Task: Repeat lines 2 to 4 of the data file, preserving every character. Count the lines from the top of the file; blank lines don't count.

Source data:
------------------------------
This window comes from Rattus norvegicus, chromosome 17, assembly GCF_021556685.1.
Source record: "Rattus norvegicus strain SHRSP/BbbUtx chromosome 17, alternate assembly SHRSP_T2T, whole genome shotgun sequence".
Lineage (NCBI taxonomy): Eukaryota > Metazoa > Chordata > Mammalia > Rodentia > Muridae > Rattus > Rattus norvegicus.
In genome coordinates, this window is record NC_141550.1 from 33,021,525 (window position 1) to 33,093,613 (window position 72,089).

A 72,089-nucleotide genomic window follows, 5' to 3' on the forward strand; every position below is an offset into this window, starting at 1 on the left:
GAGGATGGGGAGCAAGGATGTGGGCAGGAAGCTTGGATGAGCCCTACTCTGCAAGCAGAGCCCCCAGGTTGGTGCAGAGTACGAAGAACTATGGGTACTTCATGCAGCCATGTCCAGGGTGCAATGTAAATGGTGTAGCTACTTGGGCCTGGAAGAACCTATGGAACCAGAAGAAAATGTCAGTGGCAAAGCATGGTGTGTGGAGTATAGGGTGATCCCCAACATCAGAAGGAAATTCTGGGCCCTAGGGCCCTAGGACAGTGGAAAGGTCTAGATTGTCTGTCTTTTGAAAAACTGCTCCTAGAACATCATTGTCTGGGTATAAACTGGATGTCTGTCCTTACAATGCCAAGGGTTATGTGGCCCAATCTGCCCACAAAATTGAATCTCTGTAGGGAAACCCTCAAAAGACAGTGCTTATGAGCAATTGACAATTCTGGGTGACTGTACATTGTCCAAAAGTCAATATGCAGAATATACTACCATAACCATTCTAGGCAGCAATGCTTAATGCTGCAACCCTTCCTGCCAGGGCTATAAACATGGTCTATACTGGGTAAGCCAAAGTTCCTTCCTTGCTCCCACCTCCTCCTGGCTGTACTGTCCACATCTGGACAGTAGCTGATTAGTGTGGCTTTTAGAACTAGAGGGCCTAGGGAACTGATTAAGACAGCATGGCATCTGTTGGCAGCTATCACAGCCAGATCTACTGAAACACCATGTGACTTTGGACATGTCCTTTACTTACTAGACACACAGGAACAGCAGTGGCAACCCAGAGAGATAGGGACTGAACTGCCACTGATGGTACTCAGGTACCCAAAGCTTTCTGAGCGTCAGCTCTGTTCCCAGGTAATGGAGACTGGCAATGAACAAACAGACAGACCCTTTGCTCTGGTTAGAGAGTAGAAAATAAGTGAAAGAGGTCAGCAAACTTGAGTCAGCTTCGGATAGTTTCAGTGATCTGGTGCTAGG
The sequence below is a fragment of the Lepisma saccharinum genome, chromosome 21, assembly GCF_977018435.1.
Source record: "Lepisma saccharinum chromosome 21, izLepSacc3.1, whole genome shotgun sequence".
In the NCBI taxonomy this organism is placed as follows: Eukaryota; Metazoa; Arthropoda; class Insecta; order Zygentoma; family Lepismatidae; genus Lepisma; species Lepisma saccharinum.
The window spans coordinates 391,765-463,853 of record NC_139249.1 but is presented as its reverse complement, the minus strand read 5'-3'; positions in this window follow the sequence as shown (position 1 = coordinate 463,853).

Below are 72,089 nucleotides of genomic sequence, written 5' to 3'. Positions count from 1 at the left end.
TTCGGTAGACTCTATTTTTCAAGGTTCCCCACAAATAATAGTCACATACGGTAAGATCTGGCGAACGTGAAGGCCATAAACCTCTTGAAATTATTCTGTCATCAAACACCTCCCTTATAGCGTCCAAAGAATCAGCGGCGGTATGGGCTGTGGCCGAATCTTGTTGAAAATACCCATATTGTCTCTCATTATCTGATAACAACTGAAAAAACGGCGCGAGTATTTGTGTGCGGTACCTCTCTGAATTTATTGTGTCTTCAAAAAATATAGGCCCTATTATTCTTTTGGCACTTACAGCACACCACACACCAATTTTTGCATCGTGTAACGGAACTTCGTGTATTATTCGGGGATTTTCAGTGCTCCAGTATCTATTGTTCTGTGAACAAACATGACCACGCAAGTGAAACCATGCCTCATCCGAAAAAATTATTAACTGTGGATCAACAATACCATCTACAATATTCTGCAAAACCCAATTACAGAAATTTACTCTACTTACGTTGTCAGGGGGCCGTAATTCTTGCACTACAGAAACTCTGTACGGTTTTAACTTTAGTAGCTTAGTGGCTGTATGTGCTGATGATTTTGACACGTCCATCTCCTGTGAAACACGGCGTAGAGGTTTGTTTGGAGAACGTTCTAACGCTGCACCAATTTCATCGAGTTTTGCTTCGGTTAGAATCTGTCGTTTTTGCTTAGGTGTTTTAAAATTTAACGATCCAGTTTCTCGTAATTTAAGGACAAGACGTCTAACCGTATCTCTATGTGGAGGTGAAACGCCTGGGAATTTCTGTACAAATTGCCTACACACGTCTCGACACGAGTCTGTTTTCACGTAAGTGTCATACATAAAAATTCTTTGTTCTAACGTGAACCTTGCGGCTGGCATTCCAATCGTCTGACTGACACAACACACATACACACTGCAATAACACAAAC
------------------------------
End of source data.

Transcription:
Source record: "Rattus norvegicus strain SHRSP/BbbUtx chromosome 17, alternate assembly SHRSP_T2T, whole genome shotgun sequence".
Lineage (NCBI taxonomy): Eukaryota > Metazoa > Chordata > Mammalia > Rodentia > Muridae > Rattus > Rattus norvegicus.
In genome coordinates, this window is record NC_141550.1 from 33,021,525 (window position 1) to 33,093,613 (window position 72,089).